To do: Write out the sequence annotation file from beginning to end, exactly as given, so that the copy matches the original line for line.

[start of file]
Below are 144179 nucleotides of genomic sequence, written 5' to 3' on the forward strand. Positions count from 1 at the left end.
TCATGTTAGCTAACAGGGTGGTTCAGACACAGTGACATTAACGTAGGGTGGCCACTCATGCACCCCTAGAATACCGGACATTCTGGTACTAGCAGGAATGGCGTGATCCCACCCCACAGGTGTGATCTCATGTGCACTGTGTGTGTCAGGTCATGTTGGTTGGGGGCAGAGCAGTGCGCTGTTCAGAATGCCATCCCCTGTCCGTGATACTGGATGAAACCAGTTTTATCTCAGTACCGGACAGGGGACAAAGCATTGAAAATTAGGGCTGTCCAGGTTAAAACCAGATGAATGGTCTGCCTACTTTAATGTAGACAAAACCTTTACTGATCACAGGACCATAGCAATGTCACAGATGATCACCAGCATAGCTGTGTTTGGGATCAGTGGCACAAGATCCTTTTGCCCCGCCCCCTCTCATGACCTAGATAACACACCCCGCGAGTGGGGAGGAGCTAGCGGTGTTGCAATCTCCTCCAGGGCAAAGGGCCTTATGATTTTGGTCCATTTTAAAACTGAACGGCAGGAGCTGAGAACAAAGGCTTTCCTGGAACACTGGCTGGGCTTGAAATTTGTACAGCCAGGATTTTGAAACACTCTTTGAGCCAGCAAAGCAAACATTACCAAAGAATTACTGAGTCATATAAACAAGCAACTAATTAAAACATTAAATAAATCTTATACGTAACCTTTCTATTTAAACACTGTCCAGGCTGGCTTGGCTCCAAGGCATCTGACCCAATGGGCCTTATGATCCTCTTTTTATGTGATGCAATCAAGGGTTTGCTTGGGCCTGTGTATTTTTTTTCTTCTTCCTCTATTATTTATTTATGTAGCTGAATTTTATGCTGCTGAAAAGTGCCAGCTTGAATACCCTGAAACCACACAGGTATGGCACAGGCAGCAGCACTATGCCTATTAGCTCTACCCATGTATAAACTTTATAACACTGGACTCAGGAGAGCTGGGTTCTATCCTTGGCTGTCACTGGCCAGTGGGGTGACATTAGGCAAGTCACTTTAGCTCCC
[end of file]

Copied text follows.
Below are 144179 nucleotides of genomic sequence, written 5' to 3' on the forward strand. Positions count from 1 at the left end.
TCATGTTAGCTAACAGGGTGGTTCAGACACAGTGACATTAACGTAGGGTGGCCACTCATGCACCCCTAGAATACCGGACATTCTGGTACTAGCAGGAATGGCGTGATCCCACCCCACAGGTGTGATCTCATGTGCACTGTGTGTGTCAGGTCATGTTGGTTGGGGGCAGAGCAGTGCGCTGTTCAGAATGCCATCCCCTGTCCGTGATACTGGATGAAACCAGTTTTATCTCAGTACCGGACAGGGGACAAAGCATTGAAAATTAGGGCTGTCCAGGTTAAAACCAGATGAATGGTCTGCCTACTTTAATGTAGACAAAACCTTTACTGATCACAGGACCATAGCAATGTCACAGATGATCACCAGCATAGCTGTGTTTGGGATCAGTGGCACAAGATCCTTTTGCCCCGCCCCCTCTCATGACCTAGATAACACACCCCGCGAGTGGGGAGGAGCTAGCGGTGTTGCAATCTCCTCCAGGGCAAAGGGCCTTATGATTTTGGTCCATTTTAAAACTGAACGGCAGGAGCTGAGAACAAAGGCTTTCCTGGAACACTGGCTGGGCTTGAAATTTGTACAGCCAGGATTTTGAAACACTCTTTGAGCCAGCAAAGCAAACATTACCAAAGAATTACTGAGTCATATAAACAAGCAACTAATTAAAACATTAAATAAATCTTATACGTAACCTTTCTATTTAAACACTGTCCAGGCTGGCTTGGCTCCAAGGCATCTGACCCAATGGGCCTTATGATCCTCTTTTTATGTGATGCAATCAAGGGTTTGCTTGGGCCTGTGTATTTTTTTTCTTCTTCCTCTATTATTTATTTATGTAGCTGAATTTTATGCTGCTGAAAAGTGCCAGCTTGAATACCCTGAAACCACACAGGTATGGCACAGGCAGCAGCACTATGCCTATTAGCTCTACCCATGTATAAACTTTATAACACTGGACTCAGGAGAGCTGGGTTCTATCCTTGGCTGTCACTGGCCAGTGGGGTGACATTAGGCAAGTCACTTTAGCTCCC